If Blackstone succeeds in life sciences, the company could not only lift its own fortunes but also provide a road map for other big investors in the increasingly prominent field.
There’s no better illustration of the strategy than Blackstone’s nearly $2 billion investment in Alnylam Pharmaceuticals (ALNY) around the time of the Covid outbreak last year. The Cambridge, Mass., company develops RNA-based drugs much like Moderna (MRNA) and Pfizer (PFE) and BioNTech (BNTX) in their innovative Covid-19 vaccines. However, Alnylam uses it to treat other diseases.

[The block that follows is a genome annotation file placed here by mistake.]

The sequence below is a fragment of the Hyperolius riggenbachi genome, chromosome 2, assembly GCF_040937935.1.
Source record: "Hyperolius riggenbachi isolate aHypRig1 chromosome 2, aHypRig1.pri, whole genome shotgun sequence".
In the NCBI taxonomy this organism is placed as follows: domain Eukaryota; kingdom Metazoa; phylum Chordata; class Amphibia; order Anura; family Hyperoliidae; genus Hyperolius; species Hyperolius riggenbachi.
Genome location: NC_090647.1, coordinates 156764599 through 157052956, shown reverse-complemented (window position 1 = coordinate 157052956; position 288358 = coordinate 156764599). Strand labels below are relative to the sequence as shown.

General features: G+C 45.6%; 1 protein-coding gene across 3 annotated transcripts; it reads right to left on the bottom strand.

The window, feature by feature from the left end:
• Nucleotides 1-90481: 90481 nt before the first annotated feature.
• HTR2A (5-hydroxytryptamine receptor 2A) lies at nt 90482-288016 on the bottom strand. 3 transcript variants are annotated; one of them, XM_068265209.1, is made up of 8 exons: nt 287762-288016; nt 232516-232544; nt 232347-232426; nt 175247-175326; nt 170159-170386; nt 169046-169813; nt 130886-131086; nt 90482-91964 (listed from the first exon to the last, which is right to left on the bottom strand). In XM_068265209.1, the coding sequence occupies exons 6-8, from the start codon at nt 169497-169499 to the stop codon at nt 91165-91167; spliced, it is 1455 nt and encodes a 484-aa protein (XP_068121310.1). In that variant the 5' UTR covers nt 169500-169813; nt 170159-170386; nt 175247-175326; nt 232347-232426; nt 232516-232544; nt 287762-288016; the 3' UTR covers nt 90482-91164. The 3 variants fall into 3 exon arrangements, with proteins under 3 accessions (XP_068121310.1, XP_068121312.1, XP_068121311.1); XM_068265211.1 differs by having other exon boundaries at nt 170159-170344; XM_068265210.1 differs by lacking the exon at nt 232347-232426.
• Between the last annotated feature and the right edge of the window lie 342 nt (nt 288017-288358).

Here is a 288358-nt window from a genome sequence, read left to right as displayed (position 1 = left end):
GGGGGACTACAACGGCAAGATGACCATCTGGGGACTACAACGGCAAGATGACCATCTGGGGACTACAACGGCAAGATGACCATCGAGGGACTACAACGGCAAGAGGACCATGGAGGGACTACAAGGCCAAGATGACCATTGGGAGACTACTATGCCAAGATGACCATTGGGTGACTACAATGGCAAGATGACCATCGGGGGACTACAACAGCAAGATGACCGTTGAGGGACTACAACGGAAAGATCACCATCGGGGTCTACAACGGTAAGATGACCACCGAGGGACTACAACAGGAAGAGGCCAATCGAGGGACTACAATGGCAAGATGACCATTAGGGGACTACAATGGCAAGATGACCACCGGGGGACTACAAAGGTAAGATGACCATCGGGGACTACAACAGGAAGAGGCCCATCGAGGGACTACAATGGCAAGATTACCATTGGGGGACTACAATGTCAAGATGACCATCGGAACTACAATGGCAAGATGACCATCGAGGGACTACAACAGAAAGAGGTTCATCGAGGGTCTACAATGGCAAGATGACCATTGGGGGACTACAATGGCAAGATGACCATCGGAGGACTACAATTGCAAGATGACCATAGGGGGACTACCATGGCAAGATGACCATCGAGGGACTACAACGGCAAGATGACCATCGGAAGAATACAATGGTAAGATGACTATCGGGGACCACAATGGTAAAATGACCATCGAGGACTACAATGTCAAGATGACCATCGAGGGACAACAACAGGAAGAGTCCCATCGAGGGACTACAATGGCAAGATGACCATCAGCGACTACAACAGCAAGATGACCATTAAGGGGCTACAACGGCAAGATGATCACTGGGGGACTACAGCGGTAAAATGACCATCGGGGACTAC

Alnylam was already working with Novartis (NVS) to develop cholesterol-fighting drug inclisiran, but it needed more money to develop other RNA treatments, and the stock and bond markets were in a shambles.
In April, Blackstone, already the landlord of Alnylam’s lab, stepped in with $1 billion for half of the inclisiran sales royalties. It bought $100 million of Alnylam shares, invested $150 million in its cardiometabolic-disease therapies, one of which showed positive Phase-3 clinical trial results last month, and made a $750 million loan. In short, Blackstone’s approach is all-encompassing, as landlord, scientific partner, investor, advisor, and lender.